Wednesday, May 8, 2024

The Alternative Implementation Problem

Maxime Chevalier:

What I’ve concluded, based on experience, is that positioning your project as an alternative implementation of something is a losing proposition. It doesn’t matter how smart you are. It doesn’t matter how hard you work. The problem is, when you build an alternative implementation, you’ve made yourself subject to the whims of the canonical implementation. They have control over the direction of the project, and all you can do is try to keep up. In the case of JITted implementations of traditionally interpreted languages, there’s a bit of a weird dynamic, because it’s much faster to implement new features in an interpreter. The implementers of the canonical implementation may see you as competition they are trying to outrun. You may be stuck trying to ice skate uphill.

Almost 4 years ago, with support from Shopify, two dedicated colleagues and I started a project to build YJIT, yet another Ruby JIT. The difference is that we made the key choice to build YJIT not as an alternative implementation, but directly inside CRuby itself. This came with a number of design tradeoffs, but critically, YJIT could be 100% compatible with every CRuby feature from the start. YJIT is now the “official” Ruby JIT, and is deployed at Shopify, Discourse and GitHub among others. If you’ve visited today, or any Shopify store, you’ve interacted with YJIT. We’ve had more success than any other Ruby JIT compiler so far, and compatibility has been key in achieving this.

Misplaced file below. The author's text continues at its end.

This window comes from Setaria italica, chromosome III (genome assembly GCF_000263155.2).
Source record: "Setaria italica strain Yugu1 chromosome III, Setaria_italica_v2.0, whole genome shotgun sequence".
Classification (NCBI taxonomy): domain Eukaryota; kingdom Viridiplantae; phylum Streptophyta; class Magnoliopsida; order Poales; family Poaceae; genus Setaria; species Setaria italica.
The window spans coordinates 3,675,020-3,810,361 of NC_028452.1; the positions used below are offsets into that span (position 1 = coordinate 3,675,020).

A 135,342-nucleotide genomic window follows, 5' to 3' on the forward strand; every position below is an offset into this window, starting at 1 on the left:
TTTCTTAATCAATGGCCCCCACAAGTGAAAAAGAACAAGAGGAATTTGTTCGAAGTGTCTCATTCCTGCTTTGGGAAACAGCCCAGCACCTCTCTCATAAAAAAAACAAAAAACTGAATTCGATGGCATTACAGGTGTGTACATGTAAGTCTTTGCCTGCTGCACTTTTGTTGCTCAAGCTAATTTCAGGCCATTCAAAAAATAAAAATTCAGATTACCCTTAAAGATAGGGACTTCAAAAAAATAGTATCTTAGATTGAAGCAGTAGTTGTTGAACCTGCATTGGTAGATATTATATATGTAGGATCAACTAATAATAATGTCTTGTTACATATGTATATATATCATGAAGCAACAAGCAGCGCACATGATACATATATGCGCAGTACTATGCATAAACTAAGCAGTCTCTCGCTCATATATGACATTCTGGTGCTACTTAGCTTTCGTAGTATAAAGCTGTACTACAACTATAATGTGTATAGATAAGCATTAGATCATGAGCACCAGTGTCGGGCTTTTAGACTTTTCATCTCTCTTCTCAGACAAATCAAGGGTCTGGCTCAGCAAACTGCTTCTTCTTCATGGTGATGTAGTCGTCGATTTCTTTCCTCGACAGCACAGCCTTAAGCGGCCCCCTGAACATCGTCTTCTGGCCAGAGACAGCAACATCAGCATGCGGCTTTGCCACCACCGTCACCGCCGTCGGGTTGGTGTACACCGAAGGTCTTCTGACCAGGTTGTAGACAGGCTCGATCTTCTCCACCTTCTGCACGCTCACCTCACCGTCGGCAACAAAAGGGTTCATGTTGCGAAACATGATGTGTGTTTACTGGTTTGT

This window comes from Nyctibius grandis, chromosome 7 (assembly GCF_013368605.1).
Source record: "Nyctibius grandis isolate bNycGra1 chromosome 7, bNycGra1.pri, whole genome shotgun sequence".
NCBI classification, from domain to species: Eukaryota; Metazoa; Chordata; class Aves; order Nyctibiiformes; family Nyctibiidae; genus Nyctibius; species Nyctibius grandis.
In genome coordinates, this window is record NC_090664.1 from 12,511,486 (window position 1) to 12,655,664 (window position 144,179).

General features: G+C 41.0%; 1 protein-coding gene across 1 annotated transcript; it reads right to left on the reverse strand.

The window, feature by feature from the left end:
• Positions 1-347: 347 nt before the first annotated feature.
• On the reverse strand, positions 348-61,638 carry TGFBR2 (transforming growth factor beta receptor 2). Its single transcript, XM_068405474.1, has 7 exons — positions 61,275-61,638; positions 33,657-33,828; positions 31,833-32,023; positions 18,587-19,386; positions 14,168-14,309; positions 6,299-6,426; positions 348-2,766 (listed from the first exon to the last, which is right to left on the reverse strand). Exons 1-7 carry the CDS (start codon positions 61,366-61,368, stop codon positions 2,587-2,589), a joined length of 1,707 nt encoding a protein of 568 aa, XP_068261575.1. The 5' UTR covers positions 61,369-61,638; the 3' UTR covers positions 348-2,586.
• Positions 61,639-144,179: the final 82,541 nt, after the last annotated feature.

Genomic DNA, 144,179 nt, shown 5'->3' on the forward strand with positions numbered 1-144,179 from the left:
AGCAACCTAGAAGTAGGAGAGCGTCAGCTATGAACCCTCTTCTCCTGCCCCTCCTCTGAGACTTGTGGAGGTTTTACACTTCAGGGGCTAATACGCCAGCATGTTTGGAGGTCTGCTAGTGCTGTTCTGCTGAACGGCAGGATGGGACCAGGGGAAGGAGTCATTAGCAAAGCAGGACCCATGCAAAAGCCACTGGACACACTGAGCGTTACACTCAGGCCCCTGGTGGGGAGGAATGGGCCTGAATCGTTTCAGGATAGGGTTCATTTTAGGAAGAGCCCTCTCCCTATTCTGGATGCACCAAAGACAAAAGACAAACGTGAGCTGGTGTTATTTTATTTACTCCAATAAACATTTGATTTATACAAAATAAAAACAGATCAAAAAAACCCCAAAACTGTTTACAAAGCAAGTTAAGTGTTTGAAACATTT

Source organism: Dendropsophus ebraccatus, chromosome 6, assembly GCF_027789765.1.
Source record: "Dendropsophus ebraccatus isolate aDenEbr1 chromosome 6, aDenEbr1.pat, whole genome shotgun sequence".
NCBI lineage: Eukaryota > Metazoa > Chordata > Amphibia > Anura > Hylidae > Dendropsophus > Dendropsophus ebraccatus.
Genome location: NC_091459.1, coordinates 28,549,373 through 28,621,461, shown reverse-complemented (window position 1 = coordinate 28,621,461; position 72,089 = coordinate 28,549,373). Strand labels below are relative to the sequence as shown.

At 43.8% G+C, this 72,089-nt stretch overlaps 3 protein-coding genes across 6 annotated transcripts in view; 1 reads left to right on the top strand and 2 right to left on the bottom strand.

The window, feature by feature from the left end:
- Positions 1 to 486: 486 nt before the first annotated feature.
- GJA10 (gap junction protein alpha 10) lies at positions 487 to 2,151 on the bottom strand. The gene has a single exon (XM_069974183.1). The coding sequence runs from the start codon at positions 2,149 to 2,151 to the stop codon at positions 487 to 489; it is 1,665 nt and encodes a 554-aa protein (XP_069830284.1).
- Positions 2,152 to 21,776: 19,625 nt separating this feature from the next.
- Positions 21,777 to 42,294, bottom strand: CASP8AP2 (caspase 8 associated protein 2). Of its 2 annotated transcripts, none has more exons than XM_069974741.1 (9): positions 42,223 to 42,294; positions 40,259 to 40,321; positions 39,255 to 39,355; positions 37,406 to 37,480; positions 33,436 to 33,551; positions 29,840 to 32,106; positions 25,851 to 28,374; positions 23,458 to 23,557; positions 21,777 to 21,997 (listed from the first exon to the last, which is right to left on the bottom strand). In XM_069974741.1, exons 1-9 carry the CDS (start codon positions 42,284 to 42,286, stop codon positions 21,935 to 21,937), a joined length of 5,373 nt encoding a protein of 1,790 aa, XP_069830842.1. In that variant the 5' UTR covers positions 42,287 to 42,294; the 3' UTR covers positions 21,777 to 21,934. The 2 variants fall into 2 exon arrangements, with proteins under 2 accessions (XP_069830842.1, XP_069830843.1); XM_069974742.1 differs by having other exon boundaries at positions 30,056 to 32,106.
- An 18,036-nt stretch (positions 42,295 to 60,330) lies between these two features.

See also: The Ruby on Rails Podcast.


1 Comment RSS · Twitter · Mastodon

This made me think of Mojo before I even saw the link at the end. I still think that the "superset of Python" goal of Mojo sounds like a fantasy.

The world is littered with also-ran Python implementations with the vast majority of the ecosystem not making any effort to support them, even if it would have been relatively easy. Meanwhile, we all made the jump to Python 3 (which was undoubtably 10x more difficult than migrating to something like PyPy) because Python 3 was where the canonical implementation was going.

Maybe Chris Lattner is brilliant enough to pull it off, but this isn't a situation like Swift and Obj-C where the owner of the canonical framework has made it clear that the future of the platform is Swift.

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